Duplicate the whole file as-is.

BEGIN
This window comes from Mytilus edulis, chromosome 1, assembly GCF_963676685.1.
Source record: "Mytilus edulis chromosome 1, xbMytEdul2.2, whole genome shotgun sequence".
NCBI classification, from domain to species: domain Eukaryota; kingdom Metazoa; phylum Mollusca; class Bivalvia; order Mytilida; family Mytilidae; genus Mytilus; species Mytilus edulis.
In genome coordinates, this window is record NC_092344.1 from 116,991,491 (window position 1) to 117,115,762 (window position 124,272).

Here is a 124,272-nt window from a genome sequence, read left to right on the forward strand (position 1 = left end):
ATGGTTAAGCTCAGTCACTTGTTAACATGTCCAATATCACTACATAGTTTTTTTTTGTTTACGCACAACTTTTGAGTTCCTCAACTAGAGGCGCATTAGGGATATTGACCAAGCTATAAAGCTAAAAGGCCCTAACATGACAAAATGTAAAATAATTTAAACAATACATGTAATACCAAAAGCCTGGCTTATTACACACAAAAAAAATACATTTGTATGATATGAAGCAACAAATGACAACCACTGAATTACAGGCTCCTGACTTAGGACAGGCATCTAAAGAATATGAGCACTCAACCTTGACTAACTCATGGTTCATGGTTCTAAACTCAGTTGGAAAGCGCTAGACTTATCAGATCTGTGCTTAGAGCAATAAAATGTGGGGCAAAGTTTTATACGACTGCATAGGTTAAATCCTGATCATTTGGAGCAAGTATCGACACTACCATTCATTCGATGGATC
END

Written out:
This window comes from Mytilus edulis, chromosome 1, assembly GCF_963676685.1.
Source record: "Mytilus edulis chromosome 1, xbMytEdul2.2, whole genome shotgun sequence".
NCBI classification, from domain to species: domain Eukaryota; kingdom Metazoa; phylum Mollusca; class Bivalvia; order Mytilida; family Mytilidae; genus Mytilus; species Mytilus edulis.
In genome coordinates, this window is record NC_092344.1 from 116,991,491 (window position 1) to 117,115,762 (window position 124,272).

Here is a 124,272-nt window from a genome sequence, read left to right on the forward strand (position 1 = left end):
ATGGTTAAGCTCAGTCACTTGTTAACATGTCCAATATCACTACATAGTTTTTTTTTGTTTACGCACAACTTTTGAGTTCCTCAACTAGAGGCGCATTAGGGATATTGACCAAGCTATAAAGCTAAAAGGCCCTAACATGACAAAATGTAAAATAATTTAAACAATACATGTAATACCAAAAGCCTGGCTTATTACACACAAAAAAAATACATTTGTATGATATGAAGCAACAAATGACAACCACTGAATTACAGGCTCCTGACTTAGGACAGGCATCTAAAGAATATGAGCACTCAACCTTGACTAACTCATGGTTCATGGTTCTAAACTCAGTTGGAAAGCGCTAGACTTATCAGATCTGTGCTTAGAGCAATAAAATGTGGGGCAAAGTTTTATACGACTGCATAGGTTAAATCCTGATCATTTGGAGCAAGTATCGACACTACCATTCATTCGATGGATC